Our house is definitely not a very very very fine house (but it don’t matter).

Our house is definitely not a very very very fine house (but it don’t matter).

By Dave Twombly

I’ve been in a lot of properties and seen a lot of things in my real estate career, but recently I had a rare first that says a ton about the market we are in.

I was showing a multifamily in Cambridge that just came on the market. The open house was going to be done in a group showing and there were about 30 people waiting to get to see it. The property offered no yard and no parking. As I waited for my clients to show up I noticed the foundation was bowed outward (as my dear readers know, this is about the scariest thing a real estate agent/potential buyer can see. Foundations are just slightly important to making sure your house remains, you know, standing). Every window sill was rotted.

As we gathered to get inside the listing agent pointed out the warning sign from the city stating that part of the building (an illegal roof deck) was deemed ‘unsafe’ and therefore would not be accessible.  The listing agent informed everyone that the city would most likely make the next owner remove the roof deck. Then he proceeded to tell us that while the house was listed just under $500k the bidding would start at $510k and offers were due the next day. Many of us chortled.  I was incredibly curious to see the inside.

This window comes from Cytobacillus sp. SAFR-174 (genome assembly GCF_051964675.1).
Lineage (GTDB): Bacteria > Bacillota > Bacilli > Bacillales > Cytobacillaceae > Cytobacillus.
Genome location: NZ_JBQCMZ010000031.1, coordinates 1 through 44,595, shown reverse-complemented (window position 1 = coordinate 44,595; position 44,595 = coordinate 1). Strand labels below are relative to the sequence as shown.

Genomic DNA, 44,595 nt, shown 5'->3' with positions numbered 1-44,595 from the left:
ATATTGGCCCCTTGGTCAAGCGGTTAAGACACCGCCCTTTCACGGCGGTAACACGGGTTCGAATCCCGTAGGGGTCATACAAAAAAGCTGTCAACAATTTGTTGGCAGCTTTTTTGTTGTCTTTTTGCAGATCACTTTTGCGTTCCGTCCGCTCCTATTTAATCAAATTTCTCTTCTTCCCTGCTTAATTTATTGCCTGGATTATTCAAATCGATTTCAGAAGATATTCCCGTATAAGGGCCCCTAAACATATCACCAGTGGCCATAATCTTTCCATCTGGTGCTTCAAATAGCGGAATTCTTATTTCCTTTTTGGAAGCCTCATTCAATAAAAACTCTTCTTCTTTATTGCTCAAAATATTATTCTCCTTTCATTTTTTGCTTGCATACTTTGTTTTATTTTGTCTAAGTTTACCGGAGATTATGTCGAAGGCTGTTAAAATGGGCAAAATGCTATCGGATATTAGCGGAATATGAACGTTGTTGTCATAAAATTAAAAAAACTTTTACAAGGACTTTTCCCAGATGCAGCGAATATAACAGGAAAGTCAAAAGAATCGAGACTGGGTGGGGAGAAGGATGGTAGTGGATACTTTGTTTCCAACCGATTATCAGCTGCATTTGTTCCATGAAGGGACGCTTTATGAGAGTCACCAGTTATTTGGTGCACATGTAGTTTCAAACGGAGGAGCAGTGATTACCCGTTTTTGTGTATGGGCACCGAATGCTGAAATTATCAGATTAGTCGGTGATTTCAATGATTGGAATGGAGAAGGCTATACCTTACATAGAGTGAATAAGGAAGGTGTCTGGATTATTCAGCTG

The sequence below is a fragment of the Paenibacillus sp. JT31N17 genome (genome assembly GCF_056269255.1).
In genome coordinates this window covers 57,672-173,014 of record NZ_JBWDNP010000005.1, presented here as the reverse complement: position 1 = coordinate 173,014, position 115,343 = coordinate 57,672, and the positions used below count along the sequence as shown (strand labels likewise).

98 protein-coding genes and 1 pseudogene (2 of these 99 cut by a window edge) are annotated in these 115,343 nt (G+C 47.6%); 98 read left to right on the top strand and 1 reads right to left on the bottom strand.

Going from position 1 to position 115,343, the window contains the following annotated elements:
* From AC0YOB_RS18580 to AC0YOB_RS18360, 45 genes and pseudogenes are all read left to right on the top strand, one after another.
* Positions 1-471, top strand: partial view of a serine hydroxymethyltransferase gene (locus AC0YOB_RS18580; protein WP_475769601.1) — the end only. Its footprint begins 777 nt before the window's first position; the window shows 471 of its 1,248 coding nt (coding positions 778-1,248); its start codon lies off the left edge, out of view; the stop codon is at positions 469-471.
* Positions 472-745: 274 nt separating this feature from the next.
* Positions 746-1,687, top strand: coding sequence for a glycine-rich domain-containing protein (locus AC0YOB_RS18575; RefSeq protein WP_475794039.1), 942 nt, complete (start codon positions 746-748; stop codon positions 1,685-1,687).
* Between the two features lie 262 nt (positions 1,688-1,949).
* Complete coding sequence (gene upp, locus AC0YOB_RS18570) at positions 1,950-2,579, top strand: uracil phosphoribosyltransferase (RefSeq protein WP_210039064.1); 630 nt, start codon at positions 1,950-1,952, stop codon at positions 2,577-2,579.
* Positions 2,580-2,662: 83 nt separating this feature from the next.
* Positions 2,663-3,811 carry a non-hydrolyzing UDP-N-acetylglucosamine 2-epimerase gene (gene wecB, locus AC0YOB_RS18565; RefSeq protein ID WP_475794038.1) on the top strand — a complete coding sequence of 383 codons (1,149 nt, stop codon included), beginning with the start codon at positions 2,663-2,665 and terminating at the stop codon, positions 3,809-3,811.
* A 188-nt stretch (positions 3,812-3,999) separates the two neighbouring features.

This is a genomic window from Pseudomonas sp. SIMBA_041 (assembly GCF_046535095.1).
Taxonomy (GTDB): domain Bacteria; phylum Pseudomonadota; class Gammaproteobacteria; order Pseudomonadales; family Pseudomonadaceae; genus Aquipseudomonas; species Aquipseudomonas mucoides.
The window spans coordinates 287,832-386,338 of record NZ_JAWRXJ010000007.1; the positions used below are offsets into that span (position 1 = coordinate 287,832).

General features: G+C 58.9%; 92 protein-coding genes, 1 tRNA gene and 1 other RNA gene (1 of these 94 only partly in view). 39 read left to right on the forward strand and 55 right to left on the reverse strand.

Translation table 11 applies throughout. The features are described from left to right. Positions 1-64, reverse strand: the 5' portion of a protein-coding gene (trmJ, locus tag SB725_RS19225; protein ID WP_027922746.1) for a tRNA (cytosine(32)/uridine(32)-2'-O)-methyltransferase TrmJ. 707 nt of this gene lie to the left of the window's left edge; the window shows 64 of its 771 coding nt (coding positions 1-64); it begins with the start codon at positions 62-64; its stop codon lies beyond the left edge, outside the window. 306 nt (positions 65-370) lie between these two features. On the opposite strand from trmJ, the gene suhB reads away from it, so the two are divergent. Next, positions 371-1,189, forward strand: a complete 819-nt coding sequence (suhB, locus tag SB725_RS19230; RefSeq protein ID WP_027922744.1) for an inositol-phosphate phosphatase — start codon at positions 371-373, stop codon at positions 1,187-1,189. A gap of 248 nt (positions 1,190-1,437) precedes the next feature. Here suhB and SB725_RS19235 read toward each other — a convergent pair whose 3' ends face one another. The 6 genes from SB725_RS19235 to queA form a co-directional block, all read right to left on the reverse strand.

Boy was I shocked.  Inside we found unfinished walls. When I say unfinished, I mean down to the studs with some wooden slats haphazardly placed on the studs to create rooms.  The floors sagged to the point where one of my clients, a good 3-4 inches taller than I, was shorter than me if he stood in the middle of the room and I stood against the wall.

My other client, after pointing out the lack of counter space and storage in the kitchen, noted the stove was plugged into an extension cord that ran over doors to another plug in another room. The other unit was in similar condition.

Why am I telling you this? You are probably thinking “Come on Dave, you’ve seen plenty of properties that need work. Not every house is in move in condition That’s par for the course”.  It is and you are correct.  What’s remarkable about this instance is what it says about the market.

We all chuckled at the listing agent’s confidence that the place would sell, sell quickly, and sell for over the asking price.  As I saw it, there were only two things that could help this property.  A bulldozer or an endless pile of cash and a lot of time. Neither of these things are generally available to the typical buyer.
Sure enough, two days later the property was listed as being under agreement.

This, dear reader, is what you are up against in this market (especially if you want to live in Cambridge).  The lack of inventory escalates the demand and properties that are deemed unsafe  are snatched up after the first showing.  What can you do?

Get your ducks in a row. Make sure your pre-approval is solid and through a reputable lender (one who has done credit checks on everybody involved in the purchase, that means you and your husband/partner/sister etc).  Save as much money as you can.  The bigger the downpayment, the better you appear to the seller.  Be patient. Don’t get frustrated and keep plugging away.

 

 

 

 

 

 

By | 2016-12-28T14:01:15+00:00 January 2nd, 2013|Categories: Dave, Energy efficiency, House Hunting, Negotiating|

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